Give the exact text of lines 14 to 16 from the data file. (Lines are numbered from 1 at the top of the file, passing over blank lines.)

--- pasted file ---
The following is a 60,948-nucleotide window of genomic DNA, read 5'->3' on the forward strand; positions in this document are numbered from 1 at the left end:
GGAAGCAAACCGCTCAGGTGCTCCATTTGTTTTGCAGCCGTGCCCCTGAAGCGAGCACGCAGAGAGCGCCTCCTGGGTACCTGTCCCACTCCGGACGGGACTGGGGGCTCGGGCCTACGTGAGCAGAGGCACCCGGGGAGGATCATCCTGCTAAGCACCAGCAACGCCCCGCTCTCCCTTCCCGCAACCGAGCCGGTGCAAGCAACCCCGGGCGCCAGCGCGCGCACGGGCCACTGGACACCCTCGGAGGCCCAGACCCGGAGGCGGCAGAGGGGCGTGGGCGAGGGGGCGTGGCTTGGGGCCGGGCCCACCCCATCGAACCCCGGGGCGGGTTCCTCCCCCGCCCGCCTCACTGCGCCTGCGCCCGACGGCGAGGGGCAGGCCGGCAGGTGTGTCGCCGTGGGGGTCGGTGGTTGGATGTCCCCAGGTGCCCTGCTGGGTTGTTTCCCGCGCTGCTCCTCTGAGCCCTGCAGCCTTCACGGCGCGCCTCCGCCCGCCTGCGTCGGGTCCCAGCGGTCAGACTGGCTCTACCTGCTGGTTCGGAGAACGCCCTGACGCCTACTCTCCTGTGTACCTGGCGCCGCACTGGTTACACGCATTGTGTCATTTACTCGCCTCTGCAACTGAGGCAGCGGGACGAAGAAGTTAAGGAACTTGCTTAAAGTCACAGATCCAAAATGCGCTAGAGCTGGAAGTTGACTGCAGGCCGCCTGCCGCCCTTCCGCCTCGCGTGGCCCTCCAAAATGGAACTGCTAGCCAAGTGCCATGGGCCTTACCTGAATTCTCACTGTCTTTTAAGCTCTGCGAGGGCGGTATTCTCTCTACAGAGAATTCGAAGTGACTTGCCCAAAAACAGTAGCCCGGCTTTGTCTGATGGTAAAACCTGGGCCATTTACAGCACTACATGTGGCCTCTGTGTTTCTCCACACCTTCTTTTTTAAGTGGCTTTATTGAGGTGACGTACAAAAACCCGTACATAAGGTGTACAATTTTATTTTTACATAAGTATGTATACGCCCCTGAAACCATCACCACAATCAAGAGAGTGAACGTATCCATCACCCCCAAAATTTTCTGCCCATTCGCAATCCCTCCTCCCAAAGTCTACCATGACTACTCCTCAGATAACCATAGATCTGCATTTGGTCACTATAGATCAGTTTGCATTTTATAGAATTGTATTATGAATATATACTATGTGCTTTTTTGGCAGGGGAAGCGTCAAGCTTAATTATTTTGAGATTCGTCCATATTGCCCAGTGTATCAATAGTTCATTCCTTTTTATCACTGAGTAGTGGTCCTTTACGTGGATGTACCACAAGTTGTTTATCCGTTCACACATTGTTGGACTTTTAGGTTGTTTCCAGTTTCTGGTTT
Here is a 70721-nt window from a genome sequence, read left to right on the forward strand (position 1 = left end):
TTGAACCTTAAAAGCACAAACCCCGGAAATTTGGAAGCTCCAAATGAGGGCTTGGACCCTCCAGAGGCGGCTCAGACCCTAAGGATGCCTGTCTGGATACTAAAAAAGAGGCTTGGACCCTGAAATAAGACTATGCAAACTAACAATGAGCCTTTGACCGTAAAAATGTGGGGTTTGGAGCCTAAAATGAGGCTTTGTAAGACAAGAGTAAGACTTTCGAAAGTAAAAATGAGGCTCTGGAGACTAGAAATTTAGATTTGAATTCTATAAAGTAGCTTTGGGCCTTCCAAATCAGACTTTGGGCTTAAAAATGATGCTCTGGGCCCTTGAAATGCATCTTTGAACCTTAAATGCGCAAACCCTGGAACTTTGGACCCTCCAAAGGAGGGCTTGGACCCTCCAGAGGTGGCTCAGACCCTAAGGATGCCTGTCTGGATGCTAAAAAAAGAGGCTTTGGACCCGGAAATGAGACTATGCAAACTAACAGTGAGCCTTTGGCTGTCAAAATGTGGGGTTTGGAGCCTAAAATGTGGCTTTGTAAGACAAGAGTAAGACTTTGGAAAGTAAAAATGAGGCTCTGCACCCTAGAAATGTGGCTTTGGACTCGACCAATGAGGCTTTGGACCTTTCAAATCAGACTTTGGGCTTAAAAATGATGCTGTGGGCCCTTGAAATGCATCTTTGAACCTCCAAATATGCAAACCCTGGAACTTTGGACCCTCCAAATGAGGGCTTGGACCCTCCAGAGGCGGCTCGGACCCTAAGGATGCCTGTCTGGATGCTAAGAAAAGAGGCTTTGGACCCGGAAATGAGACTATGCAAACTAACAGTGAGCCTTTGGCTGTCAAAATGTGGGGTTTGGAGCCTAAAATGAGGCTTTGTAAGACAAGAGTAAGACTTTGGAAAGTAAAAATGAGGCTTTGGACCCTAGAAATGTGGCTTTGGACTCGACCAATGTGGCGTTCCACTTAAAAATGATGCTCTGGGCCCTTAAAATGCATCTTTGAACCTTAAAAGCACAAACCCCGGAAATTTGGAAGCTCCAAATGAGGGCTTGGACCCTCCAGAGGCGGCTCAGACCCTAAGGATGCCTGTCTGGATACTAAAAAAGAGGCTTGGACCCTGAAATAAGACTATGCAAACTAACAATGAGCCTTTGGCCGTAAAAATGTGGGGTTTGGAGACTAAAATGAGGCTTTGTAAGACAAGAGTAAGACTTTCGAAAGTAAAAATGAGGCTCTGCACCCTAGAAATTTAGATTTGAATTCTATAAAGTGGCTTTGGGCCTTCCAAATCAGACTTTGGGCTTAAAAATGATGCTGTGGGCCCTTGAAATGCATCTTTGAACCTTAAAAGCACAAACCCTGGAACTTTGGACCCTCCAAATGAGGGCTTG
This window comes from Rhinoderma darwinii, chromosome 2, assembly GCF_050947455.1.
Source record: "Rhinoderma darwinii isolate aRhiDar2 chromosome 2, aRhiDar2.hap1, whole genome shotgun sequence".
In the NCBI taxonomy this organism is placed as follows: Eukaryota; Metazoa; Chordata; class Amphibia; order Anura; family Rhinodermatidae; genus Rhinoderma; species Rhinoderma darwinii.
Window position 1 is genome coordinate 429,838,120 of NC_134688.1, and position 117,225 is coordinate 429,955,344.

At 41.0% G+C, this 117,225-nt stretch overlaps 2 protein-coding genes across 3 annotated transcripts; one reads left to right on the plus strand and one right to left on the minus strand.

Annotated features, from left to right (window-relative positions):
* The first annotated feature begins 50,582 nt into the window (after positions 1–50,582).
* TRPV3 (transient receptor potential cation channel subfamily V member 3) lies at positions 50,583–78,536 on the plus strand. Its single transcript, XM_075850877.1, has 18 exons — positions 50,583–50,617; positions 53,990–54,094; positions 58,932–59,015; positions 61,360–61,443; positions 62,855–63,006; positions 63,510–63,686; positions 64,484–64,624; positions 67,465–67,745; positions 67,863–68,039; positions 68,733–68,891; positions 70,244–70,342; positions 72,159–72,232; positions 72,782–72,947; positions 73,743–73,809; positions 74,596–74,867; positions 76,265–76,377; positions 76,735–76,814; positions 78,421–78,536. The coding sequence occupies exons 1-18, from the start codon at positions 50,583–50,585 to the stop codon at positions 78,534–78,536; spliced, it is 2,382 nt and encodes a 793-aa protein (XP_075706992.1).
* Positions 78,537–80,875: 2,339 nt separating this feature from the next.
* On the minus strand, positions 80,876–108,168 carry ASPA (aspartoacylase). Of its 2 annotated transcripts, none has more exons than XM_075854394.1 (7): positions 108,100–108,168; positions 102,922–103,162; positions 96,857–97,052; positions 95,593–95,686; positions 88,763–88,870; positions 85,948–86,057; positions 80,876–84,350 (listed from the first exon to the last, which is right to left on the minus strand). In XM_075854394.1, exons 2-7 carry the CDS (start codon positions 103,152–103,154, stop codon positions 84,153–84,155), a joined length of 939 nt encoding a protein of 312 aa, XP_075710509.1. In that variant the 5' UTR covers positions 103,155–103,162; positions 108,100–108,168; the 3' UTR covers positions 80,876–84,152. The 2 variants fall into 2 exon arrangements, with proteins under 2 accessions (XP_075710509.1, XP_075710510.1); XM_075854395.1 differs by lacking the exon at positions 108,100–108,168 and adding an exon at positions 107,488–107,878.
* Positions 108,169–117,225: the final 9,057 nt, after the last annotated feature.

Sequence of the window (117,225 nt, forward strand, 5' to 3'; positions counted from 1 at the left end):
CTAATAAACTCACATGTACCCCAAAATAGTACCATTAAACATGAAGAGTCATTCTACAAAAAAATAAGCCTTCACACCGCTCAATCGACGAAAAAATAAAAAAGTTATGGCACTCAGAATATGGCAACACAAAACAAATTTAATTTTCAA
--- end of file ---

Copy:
* On the minus strand, positions 80,876–108,168 carry ASPA (aspartoacylase). Of its 2 annotated transcripts, none has more exons than XM_075854394.1 (7): positions 108,100–108,168; positions 102,922–103,162; positions 96,857–97,052; positions 95,593–95,686; positions 88,763–88,870; positions 85,948–86,057; positions 80,876–84,350 (listed from the first exon to the last, which is right to left on the minus strand). In XM_075854394.1, exons 2-7 carry the CDS (start codon positions 103,152–103,154, stop codon positions 84,153–84,155), a joined length of 939 nt encoding a protein of 312 aa, XP_075710509.1. In that variant the 5' UTR covers positions 103,155–103,162; positions 108,100–108,168; the 3' UTR covers positions 80,876–84,152. The 2 variants fall into 2 exon arrangements, with proteins under 2 accessions (XP_075710509.1, XP_075710510.1); XM_075854395.1 differs by lacking the exon at positions 108,100–108,168 and adding an exon at positions 107,488–107,878.
* Positions 108,169–117,225: the final 9,057 nt, after the last annotated feature.

Sequence of the window (117,225 nt, forward strand, 5' to 3'; positions counted from 1 at the left end):